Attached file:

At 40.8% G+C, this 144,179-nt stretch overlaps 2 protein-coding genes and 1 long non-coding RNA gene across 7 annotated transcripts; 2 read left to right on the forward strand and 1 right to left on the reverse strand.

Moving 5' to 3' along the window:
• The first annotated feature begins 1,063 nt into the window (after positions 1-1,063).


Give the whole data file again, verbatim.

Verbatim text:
At 40.8% G+C, this 144,179-nt stretch overlaps 2 protein-coding genes and 1 long non-coding RNA gene across 7 annotated transcripts; 2 read left to right on the forward strand and 1 right to left on the reverse strand.

Moving 5' to 3' along the window:
• The first annotated feature begins 1,063 nt into the window (after positions 1-1,063).